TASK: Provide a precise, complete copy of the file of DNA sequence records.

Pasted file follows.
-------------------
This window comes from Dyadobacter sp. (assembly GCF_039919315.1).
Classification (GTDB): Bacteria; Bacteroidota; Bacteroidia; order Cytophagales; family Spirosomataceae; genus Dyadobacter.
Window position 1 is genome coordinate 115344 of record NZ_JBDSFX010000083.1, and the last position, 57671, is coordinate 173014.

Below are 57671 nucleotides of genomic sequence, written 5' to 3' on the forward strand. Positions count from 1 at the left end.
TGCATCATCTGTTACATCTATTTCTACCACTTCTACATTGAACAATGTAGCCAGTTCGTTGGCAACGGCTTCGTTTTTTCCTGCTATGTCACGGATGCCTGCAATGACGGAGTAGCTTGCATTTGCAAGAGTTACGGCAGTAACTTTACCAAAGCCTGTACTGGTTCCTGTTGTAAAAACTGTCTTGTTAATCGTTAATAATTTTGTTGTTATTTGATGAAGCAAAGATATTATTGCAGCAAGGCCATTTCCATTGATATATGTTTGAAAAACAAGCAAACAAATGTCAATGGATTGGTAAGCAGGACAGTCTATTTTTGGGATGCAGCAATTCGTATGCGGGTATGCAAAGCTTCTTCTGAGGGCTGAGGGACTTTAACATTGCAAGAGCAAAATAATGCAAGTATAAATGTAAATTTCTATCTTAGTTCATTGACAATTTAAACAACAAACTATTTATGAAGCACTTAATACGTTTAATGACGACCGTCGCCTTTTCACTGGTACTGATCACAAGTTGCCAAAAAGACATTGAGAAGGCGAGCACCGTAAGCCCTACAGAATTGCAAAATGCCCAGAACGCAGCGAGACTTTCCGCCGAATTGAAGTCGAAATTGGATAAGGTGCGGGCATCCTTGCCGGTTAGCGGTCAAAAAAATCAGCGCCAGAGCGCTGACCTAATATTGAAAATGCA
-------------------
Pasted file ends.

This window comes from Dyadobacter sp. (assembly GCF_039919315.1).
Classification (GTDB): Bacteria; Bacteroidota; Bacteroidia; order Cytophagales; family Spirosomataceae; genus Dyadobacter.
Window position 1 is genome coordinate 115344 of record NZ_JBDSFX010000083.1, and the last position, 57671, is coordinate 173014.

Below are 57671 nucleotides of genomic sequence, written 5' to 3' on the forward strand. Positions count from 1 at the left end.
TGCATCATCTGTTACATCTATTTCTACCACTTCTACATTGAACAATGTAGCCAGTTCGTTGGCAACGGCTTCGTTTTTTCCTGCTATGTCACGGATGCCTGCAATGACGGAGTAGCTTGCATTTGCAAGAGTTACGGCAGTAACTTTACCAAAGCCTGTACTGGTTCCTGTTGTAAAAACTGTCTTGTTAATCGTTAATAATTTTGTTGTTATTTGATGAAGCAAAGATATTATTGCAGCAAGGCCATTTCCATTGATATATGTTTGAAAAACAAGCAAACAAATGTCAATGGATTGGTAAGCAGGACAGTCTATTTTTGGGATGCAGCAATTCGTATGCGGGTATGCAAAGCTTCTTCTGAGGGCTGAGGGACTTTAACATTGCAAGAGCAAAATAATGCAAGTATAAATGTAAATTTCTATCTTAGTTCATTGACAATTTAAACAACAAACTATTTATGAAGCACTTAATACGTTTAATGACGACCGTCGCCTTTTCACTGGTACTGATCACAAGTTGCCAAAAAGACATTGAGAAGGCGAGCACCGTAAGCCCTACAGAATTGCAAAATGCCCAGAACGCAGCGAGACTTTCCGCCGAATTGAAGTCGAAATTGGATAAGGTGCGGGCATCCTTGCCGGTTAGCGGTCAAAAAAATCAGCGCCAGAGCGCTGACCTAATATTGAAAATGCA